February 13, 2008
The Lloyds TSB Foundation has announced a new initiative called Inspiring Scotland which it claims will attract an annual £10m of venture philanthropy to our Third Sector. This is welcome news although there is some unease that the initiative has been overhyped.
The announcement this week of a new initiative, to march under the slogan Inspiring Scotland, to invest between £70-100m in Scottish charities should help lift the spirits of a voluntary sector unsettled by the combination of a more restrictive public spending round and a new government with its own ideas about how to allocate public funds.
The fact that the initiative comes from the biggest single independent funder of the Scottish voluntary sector is an added bonus. Lloyds TSB Foundation for Scotland has earned a reputation as a sym- pathetic funder consistently responsive to the sector’s evolving needs and ambitions.
The publicity for the launch brands the initiative as an exercise in venture philanthropy. Charitable funding has its own fashions and venture philanthropy already has a slightly dated feel. It is often described as a product of the dotcom boom, as a wave of new American billionaires looked to reconnect with the social causes of their generation, and the collapse of that boom robbed it of some of its bloom. Whether the branding can with- stand the shock waves of the collapse of the dotcom boom’s successor in financial services is a moot point.
The well prepared supporting material which accompanies the launch provides an insight into Inspiring Scotland’s particular understanding of venture philanthropy. It is based on a strategic understanding of need -in this case the needs of Scotland’s 32,000 young people who are in neither work, training or education -and of the root causes of the problem. It involves a long term commitment of resources from a range of sources, from the charitable sector itself, the private sector and the public sector. The importance of government involvement is particularly emphasised ”as we’ll be able to deliver more for everyone by linking our work to local and national strategy”.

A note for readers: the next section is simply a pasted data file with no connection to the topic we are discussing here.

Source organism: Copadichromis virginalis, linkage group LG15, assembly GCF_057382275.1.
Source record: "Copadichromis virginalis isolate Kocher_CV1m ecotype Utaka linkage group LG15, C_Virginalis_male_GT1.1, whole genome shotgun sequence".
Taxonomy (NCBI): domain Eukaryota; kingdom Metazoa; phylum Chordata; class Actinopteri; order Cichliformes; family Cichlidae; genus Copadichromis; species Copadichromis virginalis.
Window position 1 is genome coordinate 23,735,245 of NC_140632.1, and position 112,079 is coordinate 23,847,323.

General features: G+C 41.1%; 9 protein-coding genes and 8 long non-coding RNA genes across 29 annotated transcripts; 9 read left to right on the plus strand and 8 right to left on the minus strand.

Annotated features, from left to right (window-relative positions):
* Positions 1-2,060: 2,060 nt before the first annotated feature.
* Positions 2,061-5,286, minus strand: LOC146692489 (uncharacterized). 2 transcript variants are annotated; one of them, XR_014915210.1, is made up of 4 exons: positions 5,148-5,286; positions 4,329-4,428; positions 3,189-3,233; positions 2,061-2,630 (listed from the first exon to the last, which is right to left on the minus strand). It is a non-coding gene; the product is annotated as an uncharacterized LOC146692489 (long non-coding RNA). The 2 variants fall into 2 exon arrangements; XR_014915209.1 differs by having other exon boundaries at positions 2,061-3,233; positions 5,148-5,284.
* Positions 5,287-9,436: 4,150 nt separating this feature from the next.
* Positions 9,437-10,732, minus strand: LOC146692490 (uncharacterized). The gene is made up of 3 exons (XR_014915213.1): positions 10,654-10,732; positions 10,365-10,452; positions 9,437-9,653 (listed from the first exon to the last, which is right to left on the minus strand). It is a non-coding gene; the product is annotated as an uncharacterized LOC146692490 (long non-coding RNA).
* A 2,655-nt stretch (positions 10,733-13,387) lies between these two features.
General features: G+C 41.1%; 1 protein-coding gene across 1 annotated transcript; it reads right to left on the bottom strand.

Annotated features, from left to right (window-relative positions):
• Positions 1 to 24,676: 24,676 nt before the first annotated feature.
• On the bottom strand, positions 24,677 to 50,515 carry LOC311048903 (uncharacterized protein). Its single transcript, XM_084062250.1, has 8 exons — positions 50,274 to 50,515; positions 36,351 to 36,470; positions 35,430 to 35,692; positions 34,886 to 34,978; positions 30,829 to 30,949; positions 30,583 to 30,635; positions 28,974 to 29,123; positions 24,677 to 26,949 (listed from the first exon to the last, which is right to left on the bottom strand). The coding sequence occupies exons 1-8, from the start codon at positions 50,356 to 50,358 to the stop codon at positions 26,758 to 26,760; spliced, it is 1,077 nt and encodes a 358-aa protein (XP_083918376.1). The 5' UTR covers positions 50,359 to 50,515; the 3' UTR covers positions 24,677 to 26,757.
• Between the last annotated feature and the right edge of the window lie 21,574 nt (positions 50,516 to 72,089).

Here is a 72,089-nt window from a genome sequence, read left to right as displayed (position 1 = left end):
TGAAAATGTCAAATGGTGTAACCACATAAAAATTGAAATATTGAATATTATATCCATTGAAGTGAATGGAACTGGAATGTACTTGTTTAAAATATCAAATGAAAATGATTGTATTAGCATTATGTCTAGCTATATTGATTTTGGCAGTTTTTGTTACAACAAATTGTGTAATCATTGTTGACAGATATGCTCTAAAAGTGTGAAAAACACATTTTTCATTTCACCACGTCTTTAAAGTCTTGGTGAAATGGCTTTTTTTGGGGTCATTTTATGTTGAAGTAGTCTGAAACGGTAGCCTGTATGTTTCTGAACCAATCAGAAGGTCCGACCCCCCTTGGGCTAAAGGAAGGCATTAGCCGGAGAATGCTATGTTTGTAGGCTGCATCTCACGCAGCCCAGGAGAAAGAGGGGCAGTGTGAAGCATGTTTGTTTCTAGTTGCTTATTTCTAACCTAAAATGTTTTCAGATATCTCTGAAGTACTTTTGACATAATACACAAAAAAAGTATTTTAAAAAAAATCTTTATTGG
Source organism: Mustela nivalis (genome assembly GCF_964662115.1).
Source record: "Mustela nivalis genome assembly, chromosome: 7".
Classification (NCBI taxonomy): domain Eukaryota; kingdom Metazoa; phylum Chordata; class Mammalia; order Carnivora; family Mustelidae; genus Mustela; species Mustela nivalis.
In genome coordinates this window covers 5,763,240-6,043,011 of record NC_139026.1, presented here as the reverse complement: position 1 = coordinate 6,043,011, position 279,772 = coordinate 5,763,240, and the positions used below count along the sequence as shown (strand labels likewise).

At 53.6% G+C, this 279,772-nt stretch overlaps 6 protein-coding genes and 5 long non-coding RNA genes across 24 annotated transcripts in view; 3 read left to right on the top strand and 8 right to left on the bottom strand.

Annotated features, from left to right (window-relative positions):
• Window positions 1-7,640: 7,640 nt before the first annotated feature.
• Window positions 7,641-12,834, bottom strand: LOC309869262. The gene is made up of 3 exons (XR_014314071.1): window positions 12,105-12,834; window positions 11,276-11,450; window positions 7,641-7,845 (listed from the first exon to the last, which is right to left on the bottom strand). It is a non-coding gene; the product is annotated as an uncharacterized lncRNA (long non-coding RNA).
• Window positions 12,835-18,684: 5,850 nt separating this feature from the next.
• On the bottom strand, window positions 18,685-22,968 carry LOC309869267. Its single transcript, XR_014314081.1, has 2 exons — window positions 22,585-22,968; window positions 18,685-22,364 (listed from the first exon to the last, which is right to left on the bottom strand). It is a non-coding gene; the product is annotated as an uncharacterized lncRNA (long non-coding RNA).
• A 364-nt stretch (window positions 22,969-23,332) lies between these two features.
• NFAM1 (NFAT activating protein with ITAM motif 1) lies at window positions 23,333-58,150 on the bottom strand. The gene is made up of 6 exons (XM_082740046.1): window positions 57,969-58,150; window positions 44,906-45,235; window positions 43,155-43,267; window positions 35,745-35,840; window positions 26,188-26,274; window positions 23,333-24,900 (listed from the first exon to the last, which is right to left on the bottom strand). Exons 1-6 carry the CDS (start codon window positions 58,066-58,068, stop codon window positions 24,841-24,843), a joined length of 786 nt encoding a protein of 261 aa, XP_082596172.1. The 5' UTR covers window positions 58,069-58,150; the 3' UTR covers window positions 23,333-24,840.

It will require the charities which it sup- ports to develop their structures and management processes to achieve long term sustainability. The development of sophisticated measures of success will be particularly crucial not least because it will “enable Inspiring Scotland to demonstrate its value to investors”.
Where will the annual £10m come from? There will be a modest contribution from TSB Lloyds Foundation itself. The Scottish Government has committed £3m annually for three years from its Enterprise and Learning budget. The balance of £6.5m is to come from other charitable foundations and individuals including presumably venture philanthropists. Without knowing how solid such commitments are it is impossible to ignore the precedent of another well publicised recent initiative, Project Scotland, which promised -and failed -to supplement a generous government commitment with equally generous backing from the private sector.
It is debatable how far Inspiring Scotland’s prospectus justifies the initiative’s promotion as an innovation in venture philanthropy. Its claim that it is the first initiative venture philanthropy to come from within the voluntary sector itself rather gives the game away. In fact the practical content of the prospectus reads more like a case for a strategic voluntary sector/government partnership led from within the sector but with private sector financial support and focused on maximising the long-term contribution of those voluntary organisations which can demonstrate most clearly the effectiveness of their approach. Anyone concerned for those missing 32,000 young Scots will wish the new venture success, whatever their scepticism about aspects of the promotion.